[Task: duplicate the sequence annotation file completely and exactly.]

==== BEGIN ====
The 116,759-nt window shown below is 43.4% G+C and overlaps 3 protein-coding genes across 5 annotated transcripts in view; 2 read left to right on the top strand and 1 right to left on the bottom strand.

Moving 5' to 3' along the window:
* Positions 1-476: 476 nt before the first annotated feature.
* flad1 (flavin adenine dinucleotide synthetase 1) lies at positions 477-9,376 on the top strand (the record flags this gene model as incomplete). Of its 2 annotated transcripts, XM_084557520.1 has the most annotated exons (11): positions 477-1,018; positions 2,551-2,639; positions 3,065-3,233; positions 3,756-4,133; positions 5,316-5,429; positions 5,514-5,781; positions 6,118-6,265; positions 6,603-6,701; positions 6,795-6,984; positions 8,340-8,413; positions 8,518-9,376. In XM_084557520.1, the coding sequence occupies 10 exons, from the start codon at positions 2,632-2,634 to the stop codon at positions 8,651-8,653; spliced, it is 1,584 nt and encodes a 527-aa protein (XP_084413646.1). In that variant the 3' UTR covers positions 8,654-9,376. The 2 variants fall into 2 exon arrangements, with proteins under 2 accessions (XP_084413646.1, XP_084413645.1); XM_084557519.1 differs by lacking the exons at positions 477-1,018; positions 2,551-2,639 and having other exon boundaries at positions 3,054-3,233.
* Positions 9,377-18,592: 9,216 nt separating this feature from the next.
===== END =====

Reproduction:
The 116,759-nt window shown below is 43.4% G+C and overlaps 3 protein-coding genes across 5 annotated transcripts in view; 2 read left to right on the top strand and 1 right to left on the bottom strand.

Moving 5' to 3' along the window:
* Positions 1-476: 476 nt before the first annotated feature.
* flad1 (flavin adenine dinucleotide synthetase 1) lies at positions 477-9,376 on the top strand (the record flags this gene model as incomplete). Of its 2 annotated transcripts, XM_084557520.1 has the most annotated exons (11): positions 477-1,018; positions 2,551-2,639; positions 3,065-3,233; positions 3,756-4,133; positions 5,316-5,429; positions 5,514-5,781; positions 6,118-6,265; positions 6,603-6,701; positions 6,795-6,984; positions 8,340-8,413; positions 8,518-9,376. In XM_084557520.1, the coding sequence occupies 10 exons, from the start codon at positions 2,632-2,634 to the stop codon at positions 8,651-8,653; spliced, it is 1,584 nt and encodes a 527-aa protein (XP_084413646.1). In that variant the 3' UTR covers positions 8,654-9,376. The 2 variants fall into 2 exon arrangements, with proteins under 2 accessions (XP_084413646.1, XP_084413645.1); XM_084557519.1 differs by lacking the exons at positions 477-1,018; positions 2,551-2,639 and having other exon boundaries at positions 3,054-3,233.
* Positions 9,377-18,592: 9,216 nt separating this feature from the next.